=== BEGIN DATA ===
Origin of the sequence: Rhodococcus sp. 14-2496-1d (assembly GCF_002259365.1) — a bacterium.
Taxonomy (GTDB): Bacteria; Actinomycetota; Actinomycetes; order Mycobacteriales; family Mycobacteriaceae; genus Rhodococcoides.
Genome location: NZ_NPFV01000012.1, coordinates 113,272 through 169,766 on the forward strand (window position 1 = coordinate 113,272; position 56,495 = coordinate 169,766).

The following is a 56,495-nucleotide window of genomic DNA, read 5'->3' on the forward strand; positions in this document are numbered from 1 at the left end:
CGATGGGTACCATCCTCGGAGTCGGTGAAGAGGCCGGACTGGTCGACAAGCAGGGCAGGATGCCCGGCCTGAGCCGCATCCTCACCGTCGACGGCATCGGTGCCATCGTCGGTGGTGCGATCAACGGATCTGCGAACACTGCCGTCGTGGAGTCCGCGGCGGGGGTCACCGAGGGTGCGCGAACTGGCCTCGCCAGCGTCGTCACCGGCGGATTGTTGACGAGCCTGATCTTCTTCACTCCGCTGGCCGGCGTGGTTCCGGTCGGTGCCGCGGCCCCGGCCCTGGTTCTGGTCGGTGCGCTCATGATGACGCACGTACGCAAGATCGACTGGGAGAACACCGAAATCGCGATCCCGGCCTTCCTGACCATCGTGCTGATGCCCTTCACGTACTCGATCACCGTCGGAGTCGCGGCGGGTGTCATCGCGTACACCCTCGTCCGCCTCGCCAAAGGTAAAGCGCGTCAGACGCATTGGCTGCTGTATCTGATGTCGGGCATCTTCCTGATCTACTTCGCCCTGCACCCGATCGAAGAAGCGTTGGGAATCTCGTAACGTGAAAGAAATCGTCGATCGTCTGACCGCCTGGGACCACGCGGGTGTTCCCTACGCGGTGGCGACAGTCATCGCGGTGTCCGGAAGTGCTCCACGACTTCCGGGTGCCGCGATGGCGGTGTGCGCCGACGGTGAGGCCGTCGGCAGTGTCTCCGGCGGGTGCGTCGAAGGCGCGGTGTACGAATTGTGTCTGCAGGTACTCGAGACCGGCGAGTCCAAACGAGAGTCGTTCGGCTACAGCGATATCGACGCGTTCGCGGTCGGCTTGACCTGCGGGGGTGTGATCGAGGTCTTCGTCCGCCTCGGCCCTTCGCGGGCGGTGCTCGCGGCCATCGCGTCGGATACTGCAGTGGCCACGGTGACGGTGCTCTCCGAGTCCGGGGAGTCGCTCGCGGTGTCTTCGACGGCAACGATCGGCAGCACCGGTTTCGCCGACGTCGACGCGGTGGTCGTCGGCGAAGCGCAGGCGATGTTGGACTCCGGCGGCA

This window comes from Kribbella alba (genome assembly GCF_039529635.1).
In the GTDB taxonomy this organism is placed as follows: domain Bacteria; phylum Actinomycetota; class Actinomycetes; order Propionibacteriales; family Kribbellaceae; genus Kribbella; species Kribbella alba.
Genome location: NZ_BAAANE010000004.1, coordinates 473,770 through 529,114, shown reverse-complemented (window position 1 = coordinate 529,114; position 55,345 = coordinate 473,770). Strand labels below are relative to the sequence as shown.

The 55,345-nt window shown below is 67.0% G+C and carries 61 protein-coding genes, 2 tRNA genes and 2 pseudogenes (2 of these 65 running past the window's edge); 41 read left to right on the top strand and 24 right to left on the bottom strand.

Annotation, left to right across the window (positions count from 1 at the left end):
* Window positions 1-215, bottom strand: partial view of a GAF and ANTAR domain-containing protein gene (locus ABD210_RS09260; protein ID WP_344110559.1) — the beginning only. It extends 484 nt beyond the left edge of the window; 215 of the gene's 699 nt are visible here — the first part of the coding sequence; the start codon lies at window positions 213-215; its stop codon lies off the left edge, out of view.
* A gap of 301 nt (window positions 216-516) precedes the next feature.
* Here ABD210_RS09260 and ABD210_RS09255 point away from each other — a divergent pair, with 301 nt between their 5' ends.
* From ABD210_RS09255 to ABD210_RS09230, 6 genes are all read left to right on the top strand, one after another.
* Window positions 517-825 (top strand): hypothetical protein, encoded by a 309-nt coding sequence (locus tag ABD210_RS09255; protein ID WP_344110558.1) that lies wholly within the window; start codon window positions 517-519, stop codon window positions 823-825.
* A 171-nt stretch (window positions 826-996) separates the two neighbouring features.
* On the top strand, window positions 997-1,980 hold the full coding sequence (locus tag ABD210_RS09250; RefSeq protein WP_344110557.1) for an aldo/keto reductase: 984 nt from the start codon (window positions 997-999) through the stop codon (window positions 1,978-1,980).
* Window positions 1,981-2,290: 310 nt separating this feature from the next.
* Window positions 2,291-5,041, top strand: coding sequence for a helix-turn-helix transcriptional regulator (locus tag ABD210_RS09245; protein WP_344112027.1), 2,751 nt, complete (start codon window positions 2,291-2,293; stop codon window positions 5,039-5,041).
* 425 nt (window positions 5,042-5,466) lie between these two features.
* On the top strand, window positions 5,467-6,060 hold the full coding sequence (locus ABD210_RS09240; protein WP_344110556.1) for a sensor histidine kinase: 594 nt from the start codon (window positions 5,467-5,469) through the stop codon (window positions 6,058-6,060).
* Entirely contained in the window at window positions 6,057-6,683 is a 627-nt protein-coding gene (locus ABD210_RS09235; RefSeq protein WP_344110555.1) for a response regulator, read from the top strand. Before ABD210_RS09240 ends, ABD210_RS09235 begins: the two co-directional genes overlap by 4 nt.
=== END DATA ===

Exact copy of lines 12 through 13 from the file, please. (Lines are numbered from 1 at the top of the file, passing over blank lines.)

* A gap of 301 nt (window positions 216-516) precedes the next feature.
* Here ABD210_RS09260 and ABD210_RS09255 point away from each other — a divergent pair, with 301 nt between their 5' ends.